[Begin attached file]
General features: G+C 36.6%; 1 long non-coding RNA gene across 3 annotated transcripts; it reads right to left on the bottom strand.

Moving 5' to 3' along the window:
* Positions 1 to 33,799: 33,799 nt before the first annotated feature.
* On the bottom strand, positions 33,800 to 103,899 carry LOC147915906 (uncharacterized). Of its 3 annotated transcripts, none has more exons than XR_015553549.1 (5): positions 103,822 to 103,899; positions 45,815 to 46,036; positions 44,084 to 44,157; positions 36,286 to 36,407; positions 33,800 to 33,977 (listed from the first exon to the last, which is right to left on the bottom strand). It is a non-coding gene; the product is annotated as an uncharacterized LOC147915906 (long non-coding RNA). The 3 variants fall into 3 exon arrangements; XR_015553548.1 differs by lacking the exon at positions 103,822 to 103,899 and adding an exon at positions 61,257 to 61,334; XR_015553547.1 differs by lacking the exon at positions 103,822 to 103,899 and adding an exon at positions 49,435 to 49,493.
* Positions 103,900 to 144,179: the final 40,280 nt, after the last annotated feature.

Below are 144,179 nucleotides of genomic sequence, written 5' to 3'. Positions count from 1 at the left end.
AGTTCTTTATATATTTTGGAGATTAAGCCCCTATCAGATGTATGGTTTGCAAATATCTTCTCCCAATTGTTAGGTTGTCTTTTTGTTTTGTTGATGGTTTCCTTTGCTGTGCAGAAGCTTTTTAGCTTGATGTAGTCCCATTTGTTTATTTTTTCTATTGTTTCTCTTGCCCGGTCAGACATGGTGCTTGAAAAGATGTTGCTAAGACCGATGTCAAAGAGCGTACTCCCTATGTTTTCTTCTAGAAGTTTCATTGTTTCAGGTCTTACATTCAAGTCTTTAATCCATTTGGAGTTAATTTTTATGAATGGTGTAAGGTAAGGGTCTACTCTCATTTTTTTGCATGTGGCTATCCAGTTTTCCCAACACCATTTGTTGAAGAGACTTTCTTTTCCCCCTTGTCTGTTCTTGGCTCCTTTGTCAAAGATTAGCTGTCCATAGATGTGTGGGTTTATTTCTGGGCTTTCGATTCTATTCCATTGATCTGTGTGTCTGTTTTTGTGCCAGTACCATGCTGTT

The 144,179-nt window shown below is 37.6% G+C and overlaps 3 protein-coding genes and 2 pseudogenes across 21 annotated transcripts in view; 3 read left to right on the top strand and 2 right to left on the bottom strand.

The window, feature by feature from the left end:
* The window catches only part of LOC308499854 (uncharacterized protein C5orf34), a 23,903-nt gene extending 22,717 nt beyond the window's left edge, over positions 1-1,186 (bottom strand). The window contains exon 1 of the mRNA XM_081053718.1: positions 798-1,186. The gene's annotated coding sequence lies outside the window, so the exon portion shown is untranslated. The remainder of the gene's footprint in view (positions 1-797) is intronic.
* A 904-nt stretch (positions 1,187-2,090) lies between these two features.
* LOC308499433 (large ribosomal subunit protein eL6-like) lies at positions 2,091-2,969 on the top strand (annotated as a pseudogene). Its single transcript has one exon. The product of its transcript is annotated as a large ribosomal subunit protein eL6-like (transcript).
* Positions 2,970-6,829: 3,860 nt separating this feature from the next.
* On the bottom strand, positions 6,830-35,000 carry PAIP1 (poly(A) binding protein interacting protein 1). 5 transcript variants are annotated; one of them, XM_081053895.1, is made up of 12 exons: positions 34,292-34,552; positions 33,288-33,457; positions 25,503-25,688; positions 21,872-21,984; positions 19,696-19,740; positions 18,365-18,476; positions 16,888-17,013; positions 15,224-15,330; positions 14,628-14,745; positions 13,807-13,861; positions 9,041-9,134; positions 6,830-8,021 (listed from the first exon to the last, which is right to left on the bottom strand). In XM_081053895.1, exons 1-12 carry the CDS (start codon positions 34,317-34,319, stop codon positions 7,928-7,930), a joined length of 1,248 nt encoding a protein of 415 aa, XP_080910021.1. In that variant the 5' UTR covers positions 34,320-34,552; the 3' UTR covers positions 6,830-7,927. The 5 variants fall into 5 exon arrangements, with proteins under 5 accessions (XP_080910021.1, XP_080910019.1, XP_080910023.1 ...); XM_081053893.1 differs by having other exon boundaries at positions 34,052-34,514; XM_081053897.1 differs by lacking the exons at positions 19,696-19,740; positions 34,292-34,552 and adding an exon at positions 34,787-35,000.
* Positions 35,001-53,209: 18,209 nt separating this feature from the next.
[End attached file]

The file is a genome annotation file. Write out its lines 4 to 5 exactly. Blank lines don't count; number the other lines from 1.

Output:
* On the bottom strand, positions 33,800 to 103,899 carry LOC147915906 (uncharacterized). Of its 3 annotated transcripts, none has more exons than XR_015553549.1 (5): positions 103,822 to 103,899; positions 45,815 to 46,036; positions 44,084 to 44,157; positions 36,286 to 36,407; positions 33,800 to 33,977 (listed from the first exon to the last, which is right to left on the bottom strand). It is a non-coding gene; the product is annotated as an uncharacterized LOC147915906 (long non-coding RNA). The 3 variants fall into 3 exon arrangements; XR_015553548.1 differs by lacking the exon at positions 103,822 to 103,899 and adding an exon at positions 61,257 to 61,334; XR_015553547.1 differs by lacking the exon at positions 103,822 to 103,899 and adding an exon at positions 49,435 to 49,493.
* Positions 103,900 to 144,179: the final 40,280 nt, after the last annotated feature.